Media is flooded with tips and stories about what to eat and drink and how to stay healthy. The good examples are almost everywhere. This could lead to the conclusion that we live in the healthiest of worlds, but statistics speak a different language. In 2017, the Swedish Public Health Agency and the National Food Administration state in a report to the government that obesity among Swedes has increased by two hundred percent since 1980. Society’s costs for overweight and obesity are estimated in the same report at an astronomical SEK 70 billion per year. Lack of physical activity and a diet with too little vegetables, fruits, whole grains, vegetable oils, and seafood are contributing causes. The report also states that there is a big difference between different population groups and that health segregates. Particularly concerning is the fact that obesity is increasing among children. This is a development that affects us all and that we should do everything to break.
We know a great deal about the lifestyles that lead to health problems. For example, eating habits with highly processed foods, fast carbohydrates, and sweetened beverages make the blood sugar go up and down like a roller coaster. Then we tend to eat even more to keep our spirits up and cope with both the working day and the housework. Add too little exercise, stress, and lack of sleep, and the vicious circle is a fact. It makes me despair that so many are affected when reasonably simple lifestyle changes and increased knowledge about diet’s importance could make things so much better.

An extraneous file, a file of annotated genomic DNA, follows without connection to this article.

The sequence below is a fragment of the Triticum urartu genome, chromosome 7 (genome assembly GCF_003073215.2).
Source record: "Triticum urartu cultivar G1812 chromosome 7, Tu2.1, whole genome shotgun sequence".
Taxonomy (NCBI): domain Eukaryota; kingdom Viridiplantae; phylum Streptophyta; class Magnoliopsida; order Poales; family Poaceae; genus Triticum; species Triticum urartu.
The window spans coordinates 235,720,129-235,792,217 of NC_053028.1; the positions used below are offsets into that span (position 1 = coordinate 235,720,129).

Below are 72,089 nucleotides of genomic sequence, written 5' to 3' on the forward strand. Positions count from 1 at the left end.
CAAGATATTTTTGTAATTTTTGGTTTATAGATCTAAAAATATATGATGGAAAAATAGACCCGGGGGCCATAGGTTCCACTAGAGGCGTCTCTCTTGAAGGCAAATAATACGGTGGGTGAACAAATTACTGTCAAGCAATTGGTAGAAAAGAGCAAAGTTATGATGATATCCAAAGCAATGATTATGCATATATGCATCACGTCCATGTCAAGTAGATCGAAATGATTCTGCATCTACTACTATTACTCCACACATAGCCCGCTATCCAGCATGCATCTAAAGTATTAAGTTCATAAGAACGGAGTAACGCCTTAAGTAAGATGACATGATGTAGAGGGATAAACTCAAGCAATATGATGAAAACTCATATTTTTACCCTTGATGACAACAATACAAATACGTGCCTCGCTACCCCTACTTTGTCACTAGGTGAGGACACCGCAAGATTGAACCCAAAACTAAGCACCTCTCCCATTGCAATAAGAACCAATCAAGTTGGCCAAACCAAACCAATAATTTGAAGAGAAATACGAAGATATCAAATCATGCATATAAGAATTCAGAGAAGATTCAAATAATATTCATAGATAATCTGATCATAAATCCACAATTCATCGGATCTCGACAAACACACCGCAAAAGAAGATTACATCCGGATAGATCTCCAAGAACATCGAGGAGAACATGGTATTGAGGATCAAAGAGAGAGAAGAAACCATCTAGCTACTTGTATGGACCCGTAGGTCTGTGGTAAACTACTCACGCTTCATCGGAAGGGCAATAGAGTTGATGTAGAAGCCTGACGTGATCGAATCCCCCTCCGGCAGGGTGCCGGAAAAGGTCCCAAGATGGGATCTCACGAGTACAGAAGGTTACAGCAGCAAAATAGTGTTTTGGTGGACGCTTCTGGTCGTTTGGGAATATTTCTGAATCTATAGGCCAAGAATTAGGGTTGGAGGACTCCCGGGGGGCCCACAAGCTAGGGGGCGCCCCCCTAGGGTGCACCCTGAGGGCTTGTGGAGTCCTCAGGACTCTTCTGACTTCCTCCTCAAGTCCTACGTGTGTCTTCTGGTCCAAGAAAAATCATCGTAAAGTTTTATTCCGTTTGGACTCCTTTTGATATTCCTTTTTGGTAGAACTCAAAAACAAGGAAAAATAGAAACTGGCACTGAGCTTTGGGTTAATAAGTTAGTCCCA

Today, there is a broad political consensus that we must fight lifestyle-related diseases through actions like better education and investments in health care, home economics, and physical exercise in schools. But change takes time, and much more needs to be done.
Imagine if we could make sure that the three million meals served daily in Swedish hospitals, schools, nursing homes, childcare centers, etc. were both tasty and healthy. In Sweden, we have a unique opportunity to make the public sector a “showcase” for good food with disease-preventing and healing properties. In addition to making the day much more pleasant for hospital patients, the elderly in nursing homes, and children at school, it would also have positive health effects in both the short and long term, when more people realize that tasty and healthy go in hand.
And imagine the day when we are finally free from the ongoing pandemic if the Public Health Agency could continue with its live reports. Now about the health situation in Sweden week by week. How many Swedes have suffered from type-2 diabetes and cardiovascular disease, been forced to undergo obesity surgery, or died prematurely due to health problems that could have been prevented in various ways. Today we are advised to keep our distance, wash our hands, and stay at home if we are sick. These three simple disease prevention tips have, among other things, led to historically low levels of colds, winter vomiting disease, and the flu. In the future, they may be replaced, or at least supplemented with these three: Eat more fiber, move your body every day, and drink water with food.
What a fantastic result it could give!